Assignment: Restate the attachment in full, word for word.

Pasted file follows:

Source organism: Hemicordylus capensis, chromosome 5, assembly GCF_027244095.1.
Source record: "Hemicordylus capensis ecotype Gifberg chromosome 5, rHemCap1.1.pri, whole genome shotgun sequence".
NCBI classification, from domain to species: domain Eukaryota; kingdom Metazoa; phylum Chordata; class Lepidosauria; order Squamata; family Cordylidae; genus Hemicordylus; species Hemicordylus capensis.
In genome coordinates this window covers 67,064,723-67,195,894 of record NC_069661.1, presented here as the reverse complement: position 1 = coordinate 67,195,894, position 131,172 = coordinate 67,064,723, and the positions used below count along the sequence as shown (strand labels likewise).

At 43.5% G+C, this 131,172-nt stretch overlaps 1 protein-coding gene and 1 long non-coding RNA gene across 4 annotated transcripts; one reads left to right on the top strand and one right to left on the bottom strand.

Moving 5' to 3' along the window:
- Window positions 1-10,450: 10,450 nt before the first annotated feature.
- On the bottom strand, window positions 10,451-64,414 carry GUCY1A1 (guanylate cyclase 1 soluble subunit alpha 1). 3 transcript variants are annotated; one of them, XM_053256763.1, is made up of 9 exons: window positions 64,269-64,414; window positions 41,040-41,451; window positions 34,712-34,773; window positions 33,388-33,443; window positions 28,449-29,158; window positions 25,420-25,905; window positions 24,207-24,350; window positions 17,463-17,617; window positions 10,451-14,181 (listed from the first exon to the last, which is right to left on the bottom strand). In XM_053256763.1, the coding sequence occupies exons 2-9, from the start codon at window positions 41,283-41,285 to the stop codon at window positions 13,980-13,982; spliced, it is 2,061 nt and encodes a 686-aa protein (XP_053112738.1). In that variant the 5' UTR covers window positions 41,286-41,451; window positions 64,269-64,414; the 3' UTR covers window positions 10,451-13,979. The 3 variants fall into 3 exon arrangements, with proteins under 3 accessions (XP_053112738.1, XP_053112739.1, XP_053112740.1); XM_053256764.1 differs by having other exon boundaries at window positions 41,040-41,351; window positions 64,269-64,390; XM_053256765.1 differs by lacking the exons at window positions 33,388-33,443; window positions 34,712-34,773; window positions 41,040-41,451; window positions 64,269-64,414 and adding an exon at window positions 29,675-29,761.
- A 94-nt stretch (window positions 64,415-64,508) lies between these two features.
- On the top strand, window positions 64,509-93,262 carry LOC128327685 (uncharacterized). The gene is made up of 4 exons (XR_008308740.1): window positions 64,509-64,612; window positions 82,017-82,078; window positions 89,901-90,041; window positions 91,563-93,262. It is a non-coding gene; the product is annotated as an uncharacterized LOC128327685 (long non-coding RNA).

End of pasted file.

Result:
Source organism: Hemicordylus capensis, chromosome 5, assembly GCF_027244095.1.
Source record: "Hemicordylus capensis ecotype Gifberg chromosome 5, rHemCap1.1.pri, whole genome shotgun sequence".
NCBI classification, from domain to species: domain Eukaryota; kingdom Metazoa; phylum Chordata; class Lepidosauria; order Squamata; family Cordylidae; genus Hemicordylus; species Hemicordylus capensis.
In genome coordinates this window covers 67,064,723-67,195,894 of record NC_069661.1, presented here as the reverse complement: position 1 = coordinate 67,195,894, position 131,172 = coordinate 67,064,723, and the positions used below count along the sequence as shown (strand labels likewise).

At 43.5% G+C, this 131,172-nt stretch overlaps 1 protein-coding gene and 1 long non-coding RNA gene across 4 annotated transcripts; one reads left to right on the top strand and one right to left on the bottom strand.

Moving 5' to 3' along the window:
- Window positions 1-10,450: 10,450 nt before the first annotated feature.
- On the bottom strand, window positions 10,451-64,414 carry GUCY1A1 (guanylate cyclase 1 soluble subunit alpha 1). 3 transcript variants are annotated; one of them, XM_053256763.1, is made up of 9 exons: window positions 64,269-64,414; window positions 41,040-41,451; window positions 34,712-34,773; window positions 33,388-33,443; window positions 28,449-29,158; window positions 25,420-25,905; window positions 24,207-24,350; window positions 17,463-17,617; window positions 10,451-14,181 (listed from the first exon to the last, which is right to left on the bottom strand). In XM_053256763.1, the coding sequence occupies exons 2-9, from the start codon at window positions 41,283-41,285 to the stop codon at window positions 13,980-13,982; spliced, it is 2,061 nt and encodes a 686-aa protein (XP_053112738.1). In that variant the 5' UTR covers window positions 41,286-41,451; window positions 64,269-64,414; the 3' UTR covers window positions 10,451-13,979. The 3 variants fall into 3 exon arrangements, with proteins under 3 accessions (XP_053112738.1, XP_053112739.1, XP_053112740.1); XM_053256764.1 differs by having other exon boundaries at window positions 41,040-41,351; window positions 64,269-64,390; XM_053256765.1 differs by lacking the exons at window positions 33,388-33,443; window positions 34,712-34,773; window positions 41,040-41,451; window positions 64,269-64,414 and adding an exon at window positions 29,675-29,761.
- A 94-nt stretch (window positions 64,415-64,508) lies between these two features.
- On the top strand, window positions 64,509-93,262 carry LOC128327685 (uncharacterized). The gene is made up of 4 exons (XR_008308740.1): window positions 64,509-64,612; window positions 82,017-82,078; window positions 89,901-90,041; window positions 91,563-93,262. It is a non-coding gene; the product is annotated as an uncharacterized LOC128327685 (long non-coding RNA).